Traditional Retail on collision course with Connected Consumers’ Expectations

By | December 31, 2015

 

2016 will be a watershed year for traditional brick and mortar stores as the connected consumer’s expectations continue to change retail.
The connected consumer represents the fastest growing sector of shoppers and is characterized as having direct engagement to the retailer; they are excited to share their interests and expectations. So what does this mean for retail? From website to brick and mortar, today’s retailers have the opportunity to utilize various new technologies that engage with the consumer and allow for direct analysis of their habits.  As consumers embrace the increased number of interactive touch-points, retailers can recognize who their buyers are and personalize the shopper experience. In 2016, we will see that successful retailers are capitalizing on the use of digital services as a competitive advantage to empower shoppers in their store.

blog Dec2015 Expectations

As the connected consumer’s influence continues to grow, the utilization of “Big Data” will increase. That is: with each point of engagement, retailers gain insights into how, when and why the consumer shops. In the new retail environment, one sees these data points exemplified through beacon-based messaging, location based marketing, digital signage recognition, and in-store consumer connectivity through retailer Wi-Fi networks.

The meaningful use of this technology differentiates each consumer’s shopping experience through personalization while allowing the retailer to effectively predict what will sell when, where and to whom.  Many of today’s loyal consumers have begun to anticipate the added convenience and engaged experience this technology delivers.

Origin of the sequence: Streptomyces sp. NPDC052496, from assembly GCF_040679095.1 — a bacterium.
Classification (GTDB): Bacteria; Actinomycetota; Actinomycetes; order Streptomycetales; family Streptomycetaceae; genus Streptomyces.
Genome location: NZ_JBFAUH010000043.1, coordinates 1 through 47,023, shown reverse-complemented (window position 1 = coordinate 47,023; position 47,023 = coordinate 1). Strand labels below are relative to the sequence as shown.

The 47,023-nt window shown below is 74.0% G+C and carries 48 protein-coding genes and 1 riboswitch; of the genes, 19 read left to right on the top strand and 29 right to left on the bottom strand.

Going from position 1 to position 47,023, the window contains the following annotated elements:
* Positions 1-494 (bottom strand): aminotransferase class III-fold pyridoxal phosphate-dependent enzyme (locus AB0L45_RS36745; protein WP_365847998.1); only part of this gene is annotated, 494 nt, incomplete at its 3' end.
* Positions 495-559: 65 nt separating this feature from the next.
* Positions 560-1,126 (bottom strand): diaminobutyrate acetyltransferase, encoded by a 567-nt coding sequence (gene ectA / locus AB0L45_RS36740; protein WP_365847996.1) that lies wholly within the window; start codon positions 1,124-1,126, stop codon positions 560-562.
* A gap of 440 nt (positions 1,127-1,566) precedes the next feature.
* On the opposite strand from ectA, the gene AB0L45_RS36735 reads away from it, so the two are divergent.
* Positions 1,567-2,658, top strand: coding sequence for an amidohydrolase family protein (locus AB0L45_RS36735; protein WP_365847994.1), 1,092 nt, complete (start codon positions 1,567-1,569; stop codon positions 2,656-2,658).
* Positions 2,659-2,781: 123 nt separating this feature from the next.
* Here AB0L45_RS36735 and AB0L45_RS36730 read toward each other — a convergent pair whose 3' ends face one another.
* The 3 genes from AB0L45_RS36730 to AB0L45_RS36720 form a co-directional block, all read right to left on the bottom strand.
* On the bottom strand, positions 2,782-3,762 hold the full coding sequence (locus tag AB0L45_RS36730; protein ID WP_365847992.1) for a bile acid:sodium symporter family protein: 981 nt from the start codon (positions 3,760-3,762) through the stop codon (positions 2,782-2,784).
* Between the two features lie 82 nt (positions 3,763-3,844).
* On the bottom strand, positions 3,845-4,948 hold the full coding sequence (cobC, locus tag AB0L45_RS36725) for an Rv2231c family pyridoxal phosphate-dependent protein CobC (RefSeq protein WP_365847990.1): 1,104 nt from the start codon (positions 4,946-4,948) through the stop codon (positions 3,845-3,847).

Astute retailers like Macy’s, Neiman Marcus, Target, Westfield Malls and Wal-Mart are among a growing list of retailers launching internal innovation labs dedicated to modernizing and understanding the preferences and needs of the connected consumers.

While it’s true that many factors are considered when planning an approach to retail, even the smallest variant can determine the success of a sales floor. Today, omnichannel strategies, websites, mobile applications, and in-store digital integrations set the benchmark for consumers’ basic expectations. With these new customer centric strategies, retailers must give careful consideration to creating a brand experience that flows seamlessly through their websites to their stores. When this is done effectively, the consumer’s experiences are consistent across all channels; the in-store experience is as convenient and easy to engage with as the website, and it promotes personalization, excitement and brand loyalty for the consumer.

It is an exciting time for retail; one where we will see that the successful retailers curate their brand experiences to exceed the expectations of their loyal customers.

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